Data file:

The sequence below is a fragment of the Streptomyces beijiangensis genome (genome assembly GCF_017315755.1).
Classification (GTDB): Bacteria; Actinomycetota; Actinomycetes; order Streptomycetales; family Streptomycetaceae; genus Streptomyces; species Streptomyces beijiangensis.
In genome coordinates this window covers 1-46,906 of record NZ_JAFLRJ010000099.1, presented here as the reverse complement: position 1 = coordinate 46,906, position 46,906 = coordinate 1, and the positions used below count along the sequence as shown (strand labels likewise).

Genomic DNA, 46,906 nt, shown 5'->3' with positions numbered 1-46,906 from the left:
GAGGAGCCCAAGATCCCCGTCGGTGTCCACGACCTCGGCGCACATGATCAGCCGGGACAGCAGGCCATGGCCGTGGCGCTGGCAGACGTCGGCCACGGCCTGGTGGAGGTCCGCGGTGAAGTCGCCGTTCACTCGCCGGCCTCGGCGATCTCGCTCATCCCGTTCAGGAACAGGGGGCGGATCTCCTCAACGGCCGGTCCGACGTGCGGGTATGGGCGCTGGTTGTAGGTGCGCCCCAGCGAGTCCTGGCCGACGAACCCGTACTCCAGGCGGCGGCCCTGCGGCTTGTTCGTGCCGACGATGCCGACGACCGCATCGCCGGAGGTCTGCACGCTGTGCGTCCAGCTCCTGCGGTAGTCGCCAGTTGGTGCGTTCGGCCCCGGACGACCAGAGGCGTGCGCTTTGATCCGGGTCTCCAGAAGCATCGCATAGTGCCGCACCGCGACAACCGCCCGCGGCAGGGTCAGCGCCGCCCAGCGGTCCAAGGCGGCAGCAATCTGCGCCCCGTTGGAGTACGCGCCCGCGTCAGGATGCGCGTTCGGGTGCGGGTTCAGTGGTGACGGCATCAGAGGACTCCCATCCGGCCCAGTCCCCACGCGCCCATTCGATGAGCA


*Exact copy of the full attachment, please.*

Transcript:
The sequence below is a fragment of the Streptomyces beijiangensis genome (genome assembly GCF_017315755.1).
Classification (GTDB): Bacteria; Actinomycetota; Actinomycetes; order Streptomycetales; family Streptomycetaceae; genus Streptomyces; species Streptomyces beijiangensis.
In genome coordinates this window covers 1-46,906 of record NZ_JAFLRJ010000099.1, presented here as the reverse complement: position 1 = coordinate 46,906, position 46,906 = coordinate 1, and the positions used below count along the sequence as shown (strand labels likewise).

Genomic DNA, 46,906 nt, shown 5'->3' with positions numbered 1-46,906 from the left:
GAGGAGCCCAAGATCCCCGTCGGTGTCCACGACCTCGGCGCACATGATCAGCCGGGACAGCAGGCCATGGCCGTGGCGCTGGCAGACGTCGGCCACGGCCTGGTGGAGGTCCGCGGTGAAGTCGCCGTTCACTCGCCGGCCTCGGCGATCTCGCTCATCCCGTTCAGGAACAGGGGGCGGATCTCCTCAACGGCCGGTCCGACGTGCGGGTATGGGCGCTGGTTGTAGGTGCGCCCCAGCGAGTCCTGGCCGACGAACCCGTACTCCAGGCGGCGGCCCTGCGGCTTGTTCGTGCCGACGATGCCGACGACCGCATCGCCGGAGGTCTGCACGCTGTGCGTCCAGCTCCTGCGGTAGTCGCCAGTTGGTGCGTTCGGCCCCGGACGACCAGAGGCGTGCGCTTTGATCCGGGTCTCCAGAAGCATCGCATAGTGCCGCACCGCGACAACCGCCCGCGGCAGGGTCAGCGCCGCCCAGCGGTCCAAGGCGGCAGCAATCTGCGCCCCGTTGGAGTACGCGCCCGCGTCAGGATGCGCGTTCGGGTGCGGGTTCAGTGGTGACGGCATCAGAGGACTCCCATCCGGCCCAGTCCCCACGCGCCCATTCGATGAGCA